Alumni Perspective: Teaming up with law school students to pitch a social enterprise

Vasco Bilbao-Bastida, a recent graduate of the Wharton MBA/MA joint degree Lauder Program, shares his experience working with law school students to pitch a social enterprise addressing access to justice as part of LawWithoutWalls.

Beyond its clear impact in congressional bills and Supreme Court cases, the rule of law also affects everyday aspects of modern society and business, such as setting up a corporation, applying for a patent, or founding a non-profit.

Though a misconception exists that the legal profession is staid, it is actually very dynamic, continuously evolving to better respond to the needs of an increasingly complex world.

An easily overlooked aspect of the legal profession is that its improvement and better use have the potential for positive social impact.

This is where LawWithoutWalls comes in.

Founded and led by Michele DeStefano and coordinated by her team at the University of Miami School of Law, LWOW is described on its website as “a part-virtual, global, multi-disciplinary collaboratory that focuses on tackling the cutting edge issues at the intersection of law, business, technology, and innovation.”

Students posed at the 2014 LawWithoutWalls ConPosium. Photo Credit: Jenny Abreu
Students posed at the 2014 LawWithoutWalls ConPosium. Photo Credit: Jenny Abreu

LawWithoutWalls is a semester-long course in which law and business school students come together in teams, and work to devise ways to improve legal education and practice. The semester begins in January with team introductions at a two-day kick off event, and continues with weekly interactive virtual classes and team meetings involving students, mentors, advisors, and other community participants. The experience ends with presentations at a ConPosium, held in April of every year at the University of Miami School of Law.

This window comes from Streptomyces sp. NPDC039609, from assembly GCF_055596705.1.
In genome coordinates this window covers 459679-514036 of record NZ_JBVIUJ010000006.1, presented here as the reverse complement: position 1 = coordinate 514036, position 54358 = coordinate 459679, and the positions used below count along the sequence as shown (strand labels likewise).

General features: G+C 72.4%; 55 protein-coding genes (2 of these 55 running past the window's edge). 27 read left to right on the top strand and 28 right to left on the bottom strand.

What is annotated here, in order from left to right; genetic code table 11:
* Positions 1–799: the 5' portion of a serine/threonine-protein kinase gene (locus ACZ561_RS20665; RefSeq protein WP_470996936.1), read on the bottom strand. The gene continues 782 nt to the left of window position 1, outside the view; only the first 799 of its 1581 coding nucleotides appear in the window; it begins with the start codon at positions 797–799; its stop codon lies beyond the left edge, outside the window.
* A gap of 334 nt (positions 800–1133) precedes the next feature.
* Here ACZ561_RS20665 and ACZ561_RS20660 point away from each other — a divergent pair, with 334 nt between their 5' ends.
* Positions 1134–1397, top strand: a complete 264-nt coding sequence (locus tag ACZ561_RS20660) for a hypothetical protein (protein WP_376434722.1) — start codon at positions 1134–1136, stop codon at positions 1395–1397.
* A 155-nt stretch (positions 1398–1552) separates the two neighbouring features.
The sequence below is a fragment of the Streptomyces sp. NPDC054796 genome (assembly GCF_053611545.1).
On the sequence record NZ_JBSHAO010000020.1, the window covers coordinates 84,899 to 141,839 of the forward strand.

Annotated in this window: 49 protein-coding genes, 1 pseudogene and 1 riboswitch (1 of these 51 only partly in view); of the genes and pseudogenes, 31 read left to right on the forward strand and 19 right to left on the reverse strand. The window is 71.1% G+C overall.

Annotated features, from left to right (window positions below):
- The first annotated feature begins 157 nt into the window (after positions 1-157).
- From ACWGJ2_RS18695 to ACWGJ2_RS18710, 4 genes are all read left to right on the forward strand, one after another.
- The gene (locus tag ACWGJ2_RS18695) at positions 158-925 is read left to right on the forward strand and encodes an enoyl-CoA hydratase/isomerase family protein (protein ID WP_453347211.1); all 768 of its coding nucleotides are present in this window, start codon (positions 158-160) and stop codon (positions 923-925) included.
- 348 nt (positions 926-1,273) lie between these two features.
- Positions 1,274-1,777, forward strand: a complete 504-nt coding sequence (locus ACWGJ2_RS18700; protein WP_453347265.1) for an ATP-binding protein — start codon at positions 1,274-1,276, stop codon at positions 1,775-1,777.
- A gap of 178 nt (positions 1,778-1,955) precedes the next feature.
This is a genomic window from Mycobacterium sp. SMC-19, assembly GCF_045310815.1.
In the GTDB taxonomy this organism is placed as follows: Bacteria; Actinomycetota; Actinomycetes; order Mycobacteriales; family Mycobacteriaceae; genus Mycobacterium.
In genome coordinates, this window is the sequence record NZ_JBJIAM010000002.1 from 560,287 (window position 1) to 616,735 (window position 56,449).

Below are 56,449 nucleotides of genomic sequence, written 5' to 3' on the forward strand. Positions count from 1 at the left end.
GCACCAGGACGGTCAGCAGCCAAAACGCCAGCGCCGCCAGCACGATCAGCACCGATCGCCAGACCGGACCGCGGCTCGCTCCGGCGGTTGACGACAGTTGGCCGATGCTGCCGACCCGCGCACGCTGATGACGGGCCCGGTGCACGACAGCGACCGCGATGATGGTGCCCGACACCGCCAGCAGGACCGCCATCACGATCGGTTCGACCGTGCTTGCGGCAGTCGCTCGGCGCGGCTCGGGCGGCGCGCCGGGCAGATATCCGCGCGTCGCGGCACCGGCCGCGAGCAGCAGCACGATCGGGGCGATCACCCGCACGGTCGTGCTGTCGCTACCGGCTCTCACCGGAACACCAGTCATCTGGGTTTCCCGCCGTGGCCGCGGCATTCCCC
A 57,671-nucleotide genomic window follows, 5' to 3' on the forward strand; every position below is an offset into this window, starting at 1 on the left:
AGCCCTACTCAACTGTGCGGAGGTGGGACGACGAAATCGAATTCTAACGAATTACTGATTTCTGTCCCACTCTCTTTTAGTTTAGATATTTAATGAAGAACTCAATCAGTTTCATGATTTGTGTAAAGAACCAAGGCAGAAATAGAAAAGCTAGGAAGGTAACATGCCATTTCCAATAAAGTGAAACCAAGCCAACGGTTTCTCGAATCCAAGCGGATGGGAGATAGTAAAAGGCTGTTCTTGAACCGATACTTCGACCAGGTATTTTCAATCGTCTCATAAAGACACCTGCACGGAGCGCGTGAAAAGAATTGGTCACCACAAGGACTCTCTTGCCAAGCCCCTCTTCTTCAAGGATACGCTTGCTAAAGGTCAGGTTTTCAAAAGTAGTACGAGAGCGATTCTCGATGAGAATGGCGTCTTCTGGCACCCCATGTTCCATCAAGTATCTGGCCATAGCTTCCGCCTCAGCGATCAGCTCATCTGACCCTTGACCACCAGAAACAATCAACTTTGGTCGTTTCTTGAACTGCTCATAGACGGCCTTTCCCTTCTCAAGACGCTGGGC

My team had three students: a third-year law school student from the University of Witwatersrand, Johannesburg; a second-year law school student from the University of Miami; and myself representing Wharton. Committed mentors from academic, entrepreneurial, and practitioner background joined us on weekly calls to support us throughout the semester. These mentors, as well as an alumni advisor, were eager to volunteer time to help us gain a deeper understanding of our topics, make introductions to other experts, and challenge us as we refined our project.

Our assigned topic was “Increasing Access to Justice and Creating New Models of Regulation: How Can the Two Go Hand-in-Hand?” With such a broad topic, we decided to narrow the scope to recently passed legislation in New York that requires bar applicants to complete 50 hours of pro bono service.

After weeks of research, interviews with experts, and various mock-ups, we pitched a social media platform that would allow users to identify pro bono opportunities, track and certify completed pro bono hours, and seek professional endorsements. By making the whole process easier, our idea would incentivize users to go beyond the minimum pro bono requirement, increasing access to justice, and encouraging a social media shift away from #selfie to #selfless.

Of of the best aspects of this course, is that LawWithoutWalls brings together law and business school students from around the world.  This experience appealed to me for the hands-on opportunity to pitch a social enterprise and the chance to join a vibrant community of smart, accomplished, and passionate people from diverse backgrounds.

Vasco Bilbao-BastidaVasco Bilbao-Bastida (WG’14, G’14) graduated with an MBA in Strategic Management and Social Impact from the Wharton School and an MA in International Studies with a focus on Latin America and Portuguese from the Lauder Institute at the University of Pennsylvania. Before business school, Vasco worked at the Linden Trust for Conservation on projects in environmental markets and conservation finance, including work on the Amazon Region Protected Areas (ARPA) Program. He also previously worked at J.P. Morgan Securities in sales & trading and completed a Princeton in Asia teaching fellowship in rural Japan.